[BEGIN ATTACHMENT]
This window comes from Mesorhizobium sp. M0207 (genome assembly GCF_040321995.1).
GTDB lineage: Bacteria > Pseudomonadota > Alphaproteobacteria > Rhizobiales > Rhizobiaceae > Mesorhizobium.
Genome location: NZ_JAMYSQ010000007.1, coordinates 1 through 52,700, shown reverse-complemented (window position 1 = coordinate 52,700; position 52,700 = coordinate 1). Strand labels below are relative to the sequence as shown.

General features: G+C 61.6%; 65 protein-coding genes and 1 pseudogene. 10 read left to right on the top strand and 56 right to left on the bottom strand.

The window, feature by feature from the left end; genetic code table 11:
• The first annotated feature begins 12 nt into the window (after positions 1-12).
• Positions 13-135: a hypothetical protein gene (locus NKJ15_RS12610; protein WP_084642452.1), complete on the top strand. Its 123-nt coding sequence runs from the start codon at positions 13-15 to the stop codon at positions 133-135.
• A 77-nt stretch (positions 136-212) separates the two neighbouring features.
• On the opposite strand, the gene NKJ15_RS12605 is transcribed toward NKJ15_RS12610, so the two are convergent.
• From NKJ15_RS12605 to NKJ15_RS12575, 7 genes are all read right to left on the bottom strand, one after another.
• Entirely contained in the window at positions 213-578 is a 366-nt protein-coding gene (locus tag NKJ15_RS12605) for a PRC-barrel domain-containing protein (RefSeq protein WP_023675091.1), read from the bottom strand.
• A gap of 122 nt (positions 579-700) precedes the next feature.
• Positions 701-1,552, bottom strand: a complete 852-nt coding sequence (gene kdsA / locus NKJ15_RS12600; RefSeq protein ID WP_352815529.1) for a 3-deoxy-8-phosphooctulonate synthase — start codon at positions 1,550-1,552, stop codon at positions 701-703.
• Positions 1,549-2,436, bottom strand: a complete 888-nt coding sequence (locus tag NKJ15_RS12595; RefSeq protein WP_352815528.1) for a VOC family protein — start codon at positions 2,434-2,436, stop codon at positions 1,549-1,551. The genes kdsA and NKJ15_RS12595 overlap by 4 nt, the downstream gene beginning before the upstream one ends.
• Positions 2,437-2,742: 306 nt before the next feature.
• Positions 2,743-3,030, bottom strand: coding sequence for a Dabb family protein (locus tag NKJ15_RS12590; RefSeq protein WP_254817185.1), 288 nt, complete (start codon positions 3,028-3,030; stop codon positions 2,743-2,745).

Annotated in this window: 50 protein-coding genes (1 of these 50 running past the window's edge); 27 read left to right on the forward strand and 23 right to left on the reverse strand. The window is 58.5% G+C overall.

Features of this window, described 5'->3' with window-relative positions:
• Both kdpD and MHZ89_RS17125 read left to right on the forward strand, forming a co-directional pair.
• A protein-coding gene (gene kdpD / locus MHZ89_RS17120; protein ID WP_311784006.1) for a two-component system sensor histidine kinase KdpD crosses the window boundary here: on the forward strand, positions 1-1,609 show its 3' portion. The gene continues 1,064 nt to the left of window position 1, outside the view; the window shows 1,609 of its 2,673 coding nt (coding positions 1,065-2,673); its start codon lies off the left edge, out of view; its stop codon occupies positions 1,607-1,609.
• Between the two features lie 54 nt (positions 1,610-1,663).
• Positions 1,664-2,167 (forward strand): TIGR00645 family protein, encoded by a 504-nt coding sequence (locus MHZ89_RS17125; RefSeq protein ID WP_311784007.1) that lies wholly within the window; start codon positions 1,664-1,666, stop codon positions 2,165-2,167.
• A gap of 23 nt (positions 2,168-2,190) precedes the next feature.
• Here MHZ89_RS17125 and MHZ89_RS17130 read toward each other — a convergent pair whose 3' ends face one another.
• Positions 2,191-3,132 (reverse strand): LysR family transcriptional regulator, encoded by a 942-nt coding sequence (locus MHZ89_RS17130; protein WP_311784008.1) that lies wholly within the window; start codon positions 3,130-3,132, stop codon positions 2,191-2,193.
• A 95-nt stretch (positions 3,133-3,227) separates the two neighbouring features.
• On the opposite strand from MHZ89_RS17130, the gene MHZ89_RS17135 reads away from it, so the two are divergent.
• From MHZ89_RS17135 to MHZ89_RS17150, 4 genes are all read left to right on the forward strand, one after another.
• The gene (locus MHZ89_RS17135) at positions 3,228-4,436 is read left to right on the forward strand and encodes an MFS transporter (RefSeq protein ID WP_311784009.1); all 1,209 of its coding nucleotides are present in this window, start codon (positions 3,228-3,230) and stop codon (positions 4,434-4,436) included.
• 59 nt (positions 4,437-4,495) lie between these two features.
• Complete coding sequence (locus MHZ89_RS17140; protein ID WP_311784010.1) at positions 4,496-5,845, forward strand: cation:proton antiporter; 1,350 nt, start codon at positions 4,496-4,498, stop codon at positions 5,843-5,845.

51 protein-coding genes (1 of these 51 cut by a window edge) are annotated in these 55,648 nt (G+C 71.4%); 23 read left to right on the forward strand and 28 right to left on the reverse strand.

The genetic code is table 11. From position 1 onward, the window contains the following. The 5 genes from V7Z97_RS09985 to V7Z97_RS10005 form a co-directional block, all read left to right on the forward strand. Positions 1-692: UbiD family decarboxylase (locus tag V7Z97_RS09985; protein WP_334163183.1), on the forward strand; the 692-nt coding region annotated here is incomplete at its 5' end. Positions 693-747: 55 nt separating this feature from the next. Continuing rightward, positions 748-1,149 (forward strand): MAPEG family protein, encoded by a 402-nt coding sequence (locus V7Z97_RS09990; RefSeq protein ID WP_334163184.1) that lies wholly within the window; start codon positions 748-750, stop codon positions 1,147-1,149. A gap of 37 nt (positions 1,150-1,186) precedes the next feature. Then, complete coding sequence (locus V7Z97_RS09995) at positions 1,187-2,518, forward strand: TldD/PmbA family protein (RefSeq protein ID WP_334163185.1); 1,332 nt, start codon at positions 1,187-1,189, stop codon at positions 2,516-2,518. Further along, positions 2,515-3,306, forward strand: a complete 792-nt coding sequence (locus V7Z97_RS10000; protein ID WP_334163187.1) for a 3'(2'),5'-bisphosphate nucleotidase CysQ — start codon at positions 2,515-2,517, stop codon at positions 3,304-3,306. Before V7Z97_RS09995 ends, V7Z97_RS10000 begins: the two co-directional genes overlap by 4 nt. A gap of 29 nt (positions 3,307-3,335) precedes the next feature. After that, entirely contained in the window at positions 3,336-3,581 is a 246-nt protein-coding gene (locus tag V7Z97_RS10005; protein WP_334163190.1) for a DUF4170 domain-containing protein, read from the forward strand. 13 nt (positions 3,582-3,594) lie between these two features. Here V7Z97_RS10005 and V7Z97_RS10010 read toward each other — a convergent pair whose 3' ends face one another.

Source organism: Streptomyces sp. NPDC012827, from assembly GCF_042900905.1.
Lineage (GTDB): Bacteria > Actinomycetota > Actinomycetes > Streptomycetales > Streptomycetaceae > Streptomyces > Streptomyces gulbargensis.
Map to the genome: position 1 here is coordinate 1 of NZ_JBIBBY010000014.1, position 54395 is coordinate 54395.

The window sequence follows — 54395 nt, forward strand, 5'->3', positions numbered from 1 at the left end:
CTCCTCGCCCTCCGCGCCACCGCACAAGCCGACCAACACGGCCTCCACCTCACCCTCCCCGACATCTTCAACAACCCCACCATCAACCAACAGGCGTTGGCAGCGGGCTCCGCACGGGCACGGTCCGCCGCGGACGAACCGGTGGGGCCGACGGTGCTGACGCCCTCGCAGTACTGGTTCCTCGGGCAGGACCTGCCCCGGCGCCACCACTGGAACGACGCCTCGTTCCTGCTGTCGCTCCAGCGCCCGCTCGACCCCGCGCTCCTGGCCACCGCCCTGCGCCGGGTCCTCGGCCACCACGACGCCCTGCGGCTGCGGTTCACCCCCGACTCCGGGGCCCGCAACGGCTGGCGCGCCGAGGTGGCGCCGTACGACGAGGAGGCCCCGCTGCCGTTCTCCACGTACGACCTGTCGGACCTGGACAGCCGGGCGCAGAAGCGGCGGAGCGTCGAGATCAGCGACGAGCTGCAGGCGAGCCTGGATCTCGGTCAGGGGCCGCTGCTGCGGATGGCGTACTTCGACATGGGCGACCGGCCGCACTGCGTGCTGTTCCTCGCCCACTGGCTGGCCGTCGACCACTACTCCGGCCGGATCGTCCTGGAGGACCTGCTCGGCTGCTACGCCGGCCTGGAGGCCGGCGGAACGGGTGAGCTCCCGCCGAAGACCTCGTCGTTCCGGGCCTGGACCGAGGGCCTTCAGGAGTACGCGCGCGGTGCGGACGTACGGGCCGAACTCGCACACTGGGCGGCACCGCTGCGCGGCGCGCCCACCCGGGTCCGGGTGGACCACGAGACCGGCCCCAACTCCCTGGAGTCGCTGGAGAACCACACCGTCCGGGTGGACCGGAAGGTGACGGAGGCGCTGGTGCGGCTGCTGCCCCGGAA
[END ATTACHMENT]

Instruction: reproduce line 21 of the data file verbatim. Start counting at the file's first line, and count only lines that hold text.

• Between the two features lie 54 nt (positions 1,610-1,663).